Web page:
Homelessness on the West Coast is rising to crisis levels at a time of historic economic growth and prosperity. Why?
KNKX Public Radio and The Seattle Times’ Project Homeless team spent one year in a city that’s grappling with homelessness. What’s it like to live outside for months on end? What’s it like when tents come to your neighborhood? How can one small city solve a huge societal issue? This is Outsiders.
Homelessness has risen to crisis levels on the West Coast, despite unprecedented economic prosperity and growth. In late 2018, the crisis reached Washington State’s capital city, Olympia. The number of people living in encampments in the city’s downtown rose tenfold in a matter of weeks. Olympia’s leaders placed a bet: that their city could become the first to successfully manage rising unsheltered homelessness, an issue that has confounded and paralyzed much larger cities. Olympia’s unsheltered residents, meanwhile, have to decide whether to set aside years of distrust and go along with the city’s plans.
The rise of homelessness in Olympia looked different depending on where you were standing. To many people, it swept over the city like a storm in a matter of weeks. But a few could see the pressure building for decades.
How did people end up on the streets of Olympia? Some can point to a catastrophe that bent their lives towards homelessness. For others, it almost seemed like life was moving in that direction from the very beginning.
Despite Olympia’s efforts, hundreds of people remain in unsanctioned camps around the city. They invent ways to stay alive and help each other survive.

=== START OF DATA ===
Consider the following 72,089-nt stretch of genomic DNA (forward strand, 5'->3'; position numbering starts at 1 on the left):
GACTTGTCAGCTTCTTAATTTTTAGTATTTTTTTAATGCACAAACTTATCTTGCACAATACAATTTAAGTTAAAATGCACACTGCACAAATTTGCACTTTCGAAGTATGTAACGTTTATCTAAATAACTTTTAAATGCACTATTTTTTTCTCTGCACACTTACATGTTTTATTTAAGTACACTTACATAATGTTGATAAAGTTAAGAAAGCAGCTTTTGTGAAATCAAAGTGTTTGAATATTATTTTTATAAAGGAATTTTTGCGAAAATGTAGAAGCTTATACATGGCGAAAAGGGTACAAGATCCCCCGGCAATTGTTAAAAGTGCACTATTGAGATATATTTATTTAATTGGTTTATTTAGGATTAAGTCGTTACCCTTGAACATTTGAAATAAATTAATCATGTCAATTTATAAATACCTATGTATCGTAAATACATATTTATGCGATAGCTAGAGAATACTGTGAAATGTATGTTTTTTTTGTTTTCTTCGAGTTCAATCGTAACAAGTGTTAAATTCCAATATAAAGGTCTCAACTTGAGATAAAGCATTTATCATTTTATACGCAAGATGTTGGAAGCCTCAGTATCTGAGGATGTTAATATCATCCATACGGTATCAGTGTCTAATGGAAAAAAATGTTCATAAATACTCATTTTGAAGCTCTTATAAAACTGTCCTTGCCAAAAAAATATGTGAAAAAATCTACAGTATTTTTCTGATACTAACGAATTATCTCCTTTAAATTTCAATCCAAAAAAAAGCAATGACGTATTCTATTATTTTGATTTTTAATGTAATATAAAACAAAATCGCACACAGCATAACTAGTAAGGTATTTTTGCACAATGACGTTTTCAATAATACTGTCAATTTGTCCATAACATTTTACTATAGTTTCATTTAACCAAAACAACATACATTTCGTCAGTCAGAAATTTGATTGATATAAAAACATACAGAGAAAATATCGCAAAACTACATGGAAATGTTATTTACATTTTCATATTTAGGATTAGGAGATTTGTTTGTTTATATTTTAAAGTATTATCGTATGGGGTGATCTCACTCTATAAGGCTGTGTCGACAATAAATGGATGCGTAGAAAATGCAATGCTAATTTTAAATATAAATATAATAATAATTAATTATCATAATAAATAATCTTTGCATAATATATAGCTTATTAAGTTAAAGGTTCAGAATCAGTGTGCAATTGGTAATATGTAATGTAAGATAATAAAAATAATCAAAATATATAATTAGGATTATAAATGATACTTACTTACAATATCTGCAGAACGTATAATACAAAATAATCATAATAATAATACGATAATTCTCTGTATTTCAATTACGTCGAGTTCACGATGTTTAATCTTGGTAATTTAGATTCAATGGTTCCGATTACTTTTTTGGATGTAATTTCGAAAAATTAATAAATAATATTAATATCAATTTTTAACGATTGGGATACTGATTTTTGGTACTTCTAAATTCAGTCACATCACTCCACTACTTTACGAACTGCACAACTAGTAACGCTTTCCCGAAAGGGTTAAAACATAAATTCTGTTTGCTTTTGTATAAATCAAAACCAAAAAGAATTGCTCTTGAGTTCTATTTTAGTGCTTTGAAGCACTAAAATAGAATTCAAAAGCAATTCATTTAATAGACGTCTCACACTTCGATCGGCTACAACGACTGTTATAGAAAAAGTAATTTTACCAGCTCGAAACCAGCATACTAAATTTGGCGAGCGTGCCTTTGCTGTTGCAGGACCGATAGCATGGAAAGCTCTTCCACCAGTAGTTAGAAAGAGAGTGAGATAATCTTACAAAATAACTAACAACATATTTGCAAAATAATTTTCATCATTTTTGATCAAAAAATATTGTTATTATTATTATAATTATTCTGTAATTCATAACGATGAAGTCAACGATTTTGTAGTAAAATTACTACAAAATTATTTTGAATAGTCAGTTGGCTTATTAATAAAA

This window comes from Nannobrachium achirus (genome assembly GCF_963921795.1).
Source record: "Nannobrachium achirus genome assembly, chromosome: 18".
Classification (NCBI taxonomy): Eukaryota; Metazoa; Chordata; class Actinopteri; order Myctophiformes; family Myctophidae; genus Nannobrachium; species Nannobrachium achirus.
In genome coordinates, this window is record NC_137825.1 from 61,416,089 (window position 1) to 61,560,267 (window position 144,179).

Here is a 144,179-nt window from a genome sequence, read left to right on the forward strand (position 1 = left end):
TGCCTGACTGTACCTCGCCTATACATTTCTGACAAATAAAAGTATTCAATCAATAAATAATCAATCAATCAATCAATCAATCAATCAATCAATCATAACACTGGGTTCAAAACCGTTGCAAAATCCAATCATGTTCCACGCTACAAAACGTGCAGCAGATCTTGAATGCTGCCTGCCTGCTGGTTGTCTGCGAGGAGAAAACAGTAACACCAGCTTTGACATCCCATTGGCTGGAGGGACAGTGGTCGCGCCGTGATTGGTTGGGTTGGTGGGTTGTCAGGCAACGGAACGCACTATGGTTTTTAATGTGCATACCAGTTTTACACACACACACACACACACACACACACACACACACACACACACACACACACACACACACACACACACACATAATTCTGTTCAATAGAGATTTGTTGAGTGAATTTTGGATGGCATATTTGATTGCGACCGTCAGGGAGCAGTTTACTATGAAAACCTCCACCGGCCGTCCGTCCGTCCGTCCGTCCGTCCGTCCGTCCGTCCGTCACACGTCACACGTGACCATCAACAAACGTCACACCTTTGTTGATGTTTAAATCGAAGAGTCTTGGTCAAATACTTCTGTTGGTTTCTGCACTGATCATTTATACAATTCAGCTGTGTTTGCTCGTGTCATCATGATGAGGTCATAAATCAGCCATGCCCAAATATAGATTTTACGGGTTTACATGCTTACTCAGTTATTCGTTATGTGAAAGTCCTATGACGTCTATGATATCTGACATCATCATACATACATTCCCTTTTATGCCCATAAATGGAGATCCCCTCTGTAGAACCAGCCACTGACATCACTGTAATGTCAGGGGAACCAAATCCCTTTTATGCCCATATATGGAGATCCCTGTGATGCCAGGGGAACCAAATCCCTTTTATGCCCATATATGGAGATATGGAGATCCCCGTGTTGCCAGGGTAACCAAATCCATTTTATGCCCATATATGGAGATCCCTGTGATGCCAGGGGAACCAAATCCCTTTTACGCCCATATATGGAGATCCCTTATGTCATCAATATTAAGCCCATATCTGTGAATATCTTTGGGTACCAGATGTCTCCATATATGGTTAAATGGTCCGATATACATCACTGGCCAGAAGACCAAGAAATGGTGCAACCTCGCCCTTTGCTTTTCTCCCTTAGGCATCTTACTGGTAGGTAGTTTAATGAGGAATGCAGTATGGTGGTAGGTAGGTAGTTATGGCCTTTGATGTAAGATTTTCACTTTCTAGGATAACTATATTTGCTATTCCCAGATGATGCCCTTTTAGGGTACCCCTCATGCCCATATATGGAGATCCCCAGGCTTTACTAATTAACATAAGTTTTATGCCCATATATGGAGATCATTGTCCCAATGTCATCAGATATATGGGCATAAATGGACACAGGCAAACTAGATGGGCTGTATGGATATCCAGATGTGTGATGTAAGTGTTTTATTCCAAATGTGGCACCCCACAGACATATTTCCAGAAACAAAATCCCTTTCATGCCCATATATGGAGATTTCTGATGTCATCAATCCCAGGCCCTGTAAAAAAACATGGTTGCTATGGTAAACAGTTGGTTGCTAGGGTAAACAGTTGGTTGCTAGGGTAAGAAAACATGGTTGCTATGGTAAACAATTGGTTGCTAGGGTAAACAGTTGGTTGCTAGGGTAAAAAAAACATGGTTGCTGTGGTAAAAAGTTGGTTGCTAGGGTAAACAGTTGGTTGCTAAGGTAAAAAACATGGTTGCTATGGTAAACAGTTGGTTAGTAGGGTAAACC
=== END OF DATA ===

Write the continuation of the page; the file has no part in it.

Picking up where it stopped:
Sam Miller can help us understand how addiction and homelessness intersect because he’s lived them both. Plus he can make us laugh. He points to one reason he was able to overcome homelessness while many others get trapped.
Homelessness divides Olympia and forces people to re-examine their politics. Emotions converge on an encampment under the Fourth Avenue Bridge.
Does something about Olympia attract desperate people from all over? We examine the “magnet theory” of homelessness.
Olympia’s response to homelessness defied conventions. Did it work? A year later, we look at the city’s results and whether they point to a way forward.
What’s with all the trash? Should you give cash to someone who asks for it? We took your questions about homelessness to the people best equipped to respond: those who are homeless themselves.
This series started with Jessica. We find out what happened to her.
Despite troubling reports and several red flags, Damascus Homes LLC received public funding for years in the Seattle area’s fractured social services system. But once people moved in, there was almost no oversight of what happened inside.
Washington counted an additional 1,300 people experiencing homelessness in 2019 — the third largest increase in the number of homeless people among all 50 states. Overall homelessness across the U.S. grew by more than 2% that year.
Preliminary numbers from a new study show more than 800 tents in Seattle pre-pandemic, and an increase of 50% in some spots by summer 2020. Residents are worried about the effects of the encampments, as well as what is being done to help occupants.